In one of my earlier posts I expressed my disdain for horses. I mentioned, that after I told Dad to sell that ornery mare I hated so much, I had nothing more to do with horses after that. I have to retract that statement. There was one other instance later in my adult life that I did have to ride a horse. I was reminded of this experience a couple of years ago during a telephone conversation with a long-time friend of mine from Soda Springs, Idaho; the same friend who blew the side out of his shotgun barrel during our duck hunting excursion.
This latest experience with horses started in 1971 when I was coerced into the chairmanship of the Soda Springs, Idaho, first Centennial Celebration. (Soda Springs actually had two centennial celebrations several years apart.) The town was settled twice, but that’s a whole ‘nother story, which I will refrain from getting into at this time. As I was saying, I was General Chairman of this particular celebration, and if my memory serves me correctly, this friend of mine was Publicity Chairman.
We were discussing in a committee meeting one evening, some ideas to generate publicity for our celebration. We wanted it to be the biggest thing in town since the arrival of the railroad, and we were looking for an unusual gig to garner some attention. My friend came up with the idea of a couple of prospectors–with a string of pack mules–making their way to the gold fields near Soda Springs (Soda Springs was also noted for its gold at Cariboo Mountain during the early years). So that’s what we did. He and I became the prospectors.
In anticipation of this event we allowed a couple of weeks to grow scruffy beards. At age 36, albeit I still retained the blonde hew to my regular head of hair, my sideburns and beard were snow white. My friend’s hair and beard had turned white before he was thirty, so with scruffy beards, worn out jeans, faded plaid shirts and tattered felt hats, we pretty much looked the part.
We enlisted the help of a fellow in the area that had access to some mules; borrowed a cattle truck from my uncle, and proceeded with our plan. I don’t remember exactly where we got the horses; maybe we borrowed them from my uncle along with the truck.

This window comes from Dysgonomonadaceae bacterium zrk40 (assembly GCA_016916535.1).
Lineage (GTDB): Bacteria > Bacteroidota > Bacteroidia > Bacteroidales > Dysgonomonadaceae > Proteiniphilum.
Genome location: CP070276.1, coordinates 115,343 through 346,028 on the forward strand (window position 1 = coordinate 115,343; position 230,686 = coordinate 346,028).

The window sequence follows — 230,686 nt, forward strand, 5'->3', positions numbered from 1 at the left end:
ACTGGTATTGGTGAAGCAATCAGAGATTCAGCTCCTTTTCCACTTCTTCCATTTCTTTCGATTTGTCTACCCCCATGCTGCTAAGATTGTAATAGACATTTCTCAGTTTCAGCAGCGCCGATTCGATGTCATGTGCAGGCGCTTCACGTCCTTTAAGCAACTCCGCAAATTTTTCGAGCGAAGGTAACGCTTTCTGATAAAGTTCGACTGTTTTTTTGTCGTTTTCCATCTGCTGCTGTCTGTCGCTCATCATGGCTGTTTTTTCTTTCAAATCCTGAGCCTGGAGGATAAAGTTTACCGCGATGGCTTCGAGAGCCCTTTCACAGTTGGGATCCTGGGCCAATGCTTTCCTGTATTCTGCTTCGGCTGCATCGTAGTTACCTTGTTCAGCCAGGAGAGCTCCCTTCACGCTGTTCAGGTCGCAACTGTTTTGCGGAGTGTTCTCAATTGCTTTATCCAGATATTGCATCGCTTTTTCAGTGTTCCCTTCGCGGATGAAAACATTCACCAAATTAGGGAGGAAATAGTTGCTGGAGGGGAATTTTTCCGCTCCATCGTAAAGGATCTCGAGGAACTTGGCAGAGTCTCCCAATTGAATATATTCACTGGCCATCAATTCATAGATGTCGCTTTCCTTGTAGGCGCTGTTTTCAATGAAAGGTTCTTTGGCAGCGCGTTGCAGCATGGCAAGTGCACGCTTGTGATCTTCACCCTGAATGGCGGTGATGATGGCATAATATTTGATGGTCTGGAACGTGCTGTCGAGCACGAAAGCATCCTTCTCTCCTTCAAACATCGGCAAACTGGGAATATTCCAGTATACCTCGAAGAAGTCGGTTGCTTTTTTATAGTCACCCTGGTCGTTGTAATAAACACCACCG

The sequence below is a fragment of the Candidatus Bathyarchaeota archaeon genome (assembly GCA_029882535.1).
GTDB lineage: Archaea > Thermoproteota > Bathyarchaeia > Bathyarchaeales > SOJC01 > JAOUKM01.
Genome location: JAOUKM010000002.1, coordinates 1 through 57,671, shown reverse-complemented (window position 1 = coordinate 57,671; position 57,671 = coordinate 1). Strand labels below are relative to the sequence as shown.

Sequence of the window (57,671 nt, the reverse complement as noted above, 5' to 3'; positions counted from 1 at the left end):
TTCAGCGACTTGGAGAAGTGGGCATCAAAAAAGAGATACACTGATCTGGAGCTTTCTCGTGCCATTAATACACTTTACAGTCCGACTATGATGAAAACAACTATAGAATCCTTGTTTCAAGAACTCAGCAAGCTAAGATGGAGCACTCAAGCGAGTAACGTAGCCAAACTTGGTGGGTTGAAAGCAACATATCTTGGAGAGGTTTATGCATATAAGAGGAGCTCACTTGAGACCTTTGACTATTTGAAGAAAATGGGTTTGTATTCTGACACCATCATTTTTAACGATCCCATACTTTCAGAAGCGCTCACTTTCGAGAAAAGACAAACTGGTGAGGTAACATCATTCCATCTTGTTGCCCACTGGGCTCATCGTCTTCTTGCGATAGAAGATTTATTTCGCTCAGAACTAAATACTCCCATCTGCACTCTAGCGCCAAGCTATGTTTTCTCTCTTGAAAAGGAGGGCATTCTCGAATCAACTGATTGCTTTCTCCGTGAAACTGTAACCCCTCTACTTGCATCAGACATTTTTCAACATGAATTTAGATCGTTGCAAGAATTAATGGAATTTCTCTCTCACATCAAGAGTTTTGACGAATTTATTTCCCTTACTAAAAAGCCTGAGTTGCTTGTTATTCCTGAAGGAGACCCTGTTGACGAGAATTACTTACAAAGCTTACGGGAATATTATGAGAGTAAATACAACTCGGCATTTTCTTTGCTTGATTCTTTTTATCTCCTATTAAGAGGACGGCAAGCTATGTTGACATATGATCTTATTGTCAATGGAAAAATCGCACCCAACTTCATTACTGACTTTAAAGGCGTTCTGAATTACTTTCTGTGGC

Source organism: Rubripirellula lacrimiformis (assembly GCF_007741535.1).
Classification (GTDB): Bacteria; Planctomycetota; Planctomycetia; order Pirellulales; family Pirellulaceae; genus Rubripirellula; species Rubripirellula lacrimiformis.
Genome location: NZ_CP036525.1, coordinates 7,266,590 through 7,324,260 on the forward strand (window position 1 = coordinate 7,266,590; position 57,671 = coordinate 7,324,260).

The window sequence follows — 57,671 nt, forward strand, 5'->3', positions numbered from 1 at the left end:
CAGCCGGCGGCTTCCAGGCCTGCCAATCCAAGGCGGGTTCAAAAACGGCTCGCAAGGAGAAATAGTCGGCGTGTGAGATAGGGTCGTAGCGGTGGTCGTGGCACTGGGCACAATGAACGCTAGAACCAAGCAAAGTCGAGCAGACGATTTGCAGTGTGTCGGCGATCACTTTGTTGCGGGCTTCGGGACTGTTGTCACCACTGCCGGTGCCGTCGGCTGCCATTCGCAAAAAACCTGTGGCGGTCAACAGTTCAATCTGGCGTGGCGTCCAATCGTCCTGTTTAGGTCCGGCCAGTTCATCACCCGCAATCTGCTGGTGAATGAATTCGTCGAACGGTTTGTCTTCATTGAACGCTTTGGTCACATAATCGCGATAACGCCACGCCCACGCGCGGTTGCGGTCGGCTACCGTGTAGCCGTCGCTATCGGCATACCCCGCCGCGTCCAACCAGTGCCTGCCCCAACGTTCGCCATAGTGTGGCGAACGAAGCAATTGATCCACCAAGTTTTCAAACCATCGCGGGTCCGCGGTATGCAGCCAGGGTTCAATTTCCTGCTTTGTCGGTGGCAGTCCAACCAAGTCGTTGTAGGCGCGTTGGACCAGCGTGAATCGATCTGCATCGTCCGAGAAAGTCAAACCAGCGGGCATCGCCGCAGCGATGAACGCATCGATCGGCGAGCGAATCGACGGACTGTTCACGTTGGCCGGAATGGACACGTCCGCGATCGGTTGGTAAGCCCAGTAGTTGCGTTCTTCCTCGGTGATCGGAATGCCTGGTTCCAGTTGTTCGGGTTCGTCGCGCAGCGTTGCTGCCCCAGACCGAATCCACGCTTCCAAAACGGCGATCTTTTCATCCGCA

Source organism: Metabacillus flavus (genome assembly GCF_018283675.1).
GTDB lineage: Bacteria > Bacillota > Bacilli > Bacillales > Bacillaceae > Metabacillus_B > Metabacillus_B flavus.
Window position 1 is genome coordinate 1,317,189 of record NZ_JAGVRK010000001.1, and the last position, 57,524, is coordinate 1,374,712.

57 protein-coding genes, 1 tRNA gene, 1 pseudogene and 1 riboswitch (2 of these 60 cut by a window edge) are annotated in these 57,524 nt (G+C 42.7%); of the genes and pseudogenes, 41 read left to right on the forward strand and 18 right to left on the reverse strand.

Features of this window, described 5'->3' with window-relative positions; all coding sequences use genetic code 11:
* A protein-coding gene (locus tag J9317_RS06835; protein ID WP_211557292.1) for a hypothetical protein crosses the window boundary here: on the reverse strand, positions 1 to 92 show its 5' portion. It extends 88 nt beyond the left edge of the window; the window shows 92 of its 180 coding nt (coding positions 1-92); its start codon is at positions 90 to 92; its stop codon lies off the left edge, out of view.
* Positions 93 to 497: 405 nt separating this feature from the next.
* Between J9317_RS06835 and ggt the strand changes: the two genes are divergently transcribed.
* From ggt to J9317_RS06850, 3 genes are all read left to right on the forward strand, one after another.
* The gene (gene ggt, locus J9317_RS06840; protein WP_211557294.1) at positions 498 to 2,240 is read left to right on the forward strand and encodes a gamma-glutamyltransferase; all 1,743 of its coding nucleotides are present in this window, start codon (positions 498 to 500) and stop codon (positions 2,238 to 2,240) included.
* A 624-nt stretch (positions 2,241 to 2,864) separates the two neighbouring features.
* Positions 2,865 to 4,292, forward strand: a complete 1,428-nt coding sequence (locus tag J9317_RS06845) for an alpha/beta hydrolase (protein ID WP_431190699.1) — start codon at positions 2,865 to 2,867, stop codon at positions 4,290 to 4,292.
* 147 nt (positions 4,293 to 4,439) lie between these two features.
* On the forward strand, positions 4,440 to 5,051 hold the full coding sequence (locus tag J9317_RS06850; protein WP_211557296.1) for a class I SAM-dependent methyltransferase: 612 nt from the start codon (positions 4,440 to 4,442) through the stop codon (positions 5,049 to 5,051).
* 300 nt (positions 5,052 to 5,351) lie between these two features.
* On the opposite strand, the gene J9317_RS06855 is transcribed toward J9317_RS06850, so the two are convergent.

We also enlisted the services of the local media (TV and radio) who put the news out to the towns we were to visit, that there were a couple of screwball scruffy lookin’ prospectors headin’ for the Soda Springs centennial celebration ridin’ their horses and leadin’ a string of mules. In reality, we hauled the livestock to the edge of every town we visited, unloaded them and paraded through town putting on our act. Believe it or not, we did draw some fairly good crowds.
We had a couple of guys follow us in a car, and after we unloaded the stock, one of the guys would drive our truck to the opposite edge of town where we loaded up and headed out for the next stop. I’m sure you’ve all seen enough Western movies, to become familiar with the temperament of mules. These critters didn’t disappoint us, or the crowds. They performed many of the antics expected of mules; and that’s all I’ll say about that.
In Pocatello, we paraded down Arthur past the old Bannock Hotel where we were met by a crowd of people led by the president of the city council. After meeting with the crowd, we continued on down the street and across the railroad tracks to 2nd avenue into the warehouse district where we were to meet our driver with the truck and load up for the final leg of the journey back to Soda Springs. It was here that we had a run in with a young would be “horse thief.”
Our truck driver for some reason was late, so we found a vacant lot and proceeded to wait for him. During this time a group of boys came along, and my friend decided it might be good to let these kids have a little horseback ride while we were waiting. All went pretty well with this project until one of the boys climbed aboard my horses and headed out at a dead run for parts unknown. I stayed and tended the mules while my friend mounted the other steed and gave chase to recover our stolen horse. As I remember, the kid led a merry chase before getting caught, but he and the horse were eventually rounded up and brought back. By that time, the truck had arrived. We bid the boys (including our horse thief) good bye, loaded up our livestock, and headed for Soda. All, in all, I would have to say it was an interesting day.
If you’d like to read a few of my childhood memoirs, you can do so, by clicking on the free download button at upper right of this page and receive a free copy of my book, Buddy…His Trials and Treasures. It’s a book of short stories about a young boy growing up in a small rural American town during the 1940s. Buddy has been described by some as being reminiscent of a twentieth century Tom Sawyer in that he quite often finds himself in hot water for which he must pay the consequences. Unlike Tom, however, Buddy’s misdeeds are without forethought. The happen because Buddy is…well…he’s just Buddy.